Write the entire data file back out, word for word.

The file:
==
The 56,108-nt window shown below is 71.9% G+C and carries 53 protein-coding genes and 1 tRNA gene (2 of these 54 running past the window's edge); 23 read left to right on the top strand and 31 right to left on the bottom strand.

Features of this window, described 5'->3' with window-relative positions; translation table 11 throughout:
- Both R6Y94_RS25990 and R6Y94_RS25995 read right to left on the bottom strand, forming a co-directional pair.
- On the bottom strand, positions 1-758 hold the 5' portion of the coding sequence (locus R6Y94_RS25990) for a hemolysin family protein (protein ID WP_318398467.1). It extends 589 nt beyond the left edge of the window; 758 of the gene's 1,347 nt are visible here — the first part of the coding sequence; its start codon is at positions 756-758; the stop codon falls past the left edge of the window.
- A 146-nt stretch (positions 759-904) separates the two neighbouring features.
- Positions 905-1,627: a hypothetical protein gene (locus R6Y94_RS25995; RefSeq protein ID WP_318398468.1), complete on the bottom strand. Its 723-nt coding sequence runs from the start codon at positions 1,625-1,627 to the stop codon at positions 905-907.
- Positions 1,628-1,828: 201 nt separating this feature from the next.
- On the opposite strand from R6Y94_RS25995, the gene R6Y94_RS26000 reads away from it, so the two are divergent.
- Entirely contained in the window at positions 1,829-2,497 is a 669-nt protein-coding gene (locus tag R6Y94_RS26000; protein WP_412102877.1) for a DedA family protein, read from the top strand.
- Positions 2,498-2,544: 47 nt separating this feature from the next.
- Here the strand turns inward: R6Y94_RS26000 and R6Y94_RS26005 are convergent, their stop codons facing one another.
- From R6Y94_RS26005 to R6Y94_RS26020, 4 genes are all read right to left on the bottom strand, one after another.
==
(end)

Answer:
The 56,108-nt window shown below is 71.9% G+C and carries 53 protein-coding genes and 1 tRNA gene (2 of these 54 running past the window's edge); 23 read left to right on the top strand and 31 right to left on the bottom strand.

Features of this window, described 5'->3' with window-relative positions; translation table 11 throughout:
- Both R6Y94_RS25990 and R6Y94_RS25995 read right to left on the bottom strand, forming a co-directional pair.
- On the bottom strand, positions 1-758 hold the 5' portion of the coding sequence (locus R6Y94_RS25990) for a hemolysin family protein (protein ID WP_318398467.1). It extends 589 nt beyond the left edge of the window; 758 of the gene's 1,347 nt are visible here — the first part of the coding sequence; its start codon is at positions 756-758; the stop codon falls past the left edge of the window.
- A 146-nt stretch (positions 759-904) separates the two neighbouring features.
- Positions 905-1,627: a hypothetical protein gene (locus R6Y94_RS25995; RefSeq protein ID WP_318398468.1), complete on the bottom strand. Its 723-nt coding sequence runs from the start codon at positions 1,625-1,627 to the stop codon at positions 905-907.
- Positions 1,628-1,828: 201 nt separating this feature from the next.
- On the opposite strand from R6Y94_RS25995, the gene R6Y94_RS26000 reads away from it, so the two are divergent.
- Entirely contained in the window at positions 1,829-2,497 is a 669-nt protein-coding gene (locus tag R6Y94_RS26000; protein WP_412102877.1) for a DedA family protein, read from the top strand.
- Positions 2,498-2,544: 47 nt separating this feature from the next.
- Here the strand turns inward: R6Y94_RS26000 and R6Y94_RS26005 are convergent, their stop codons facing one another.
- From R6Y94_RS26005 to R6Y94_RS26020, 4 genes are all read right to left on the bottom strand, one after another.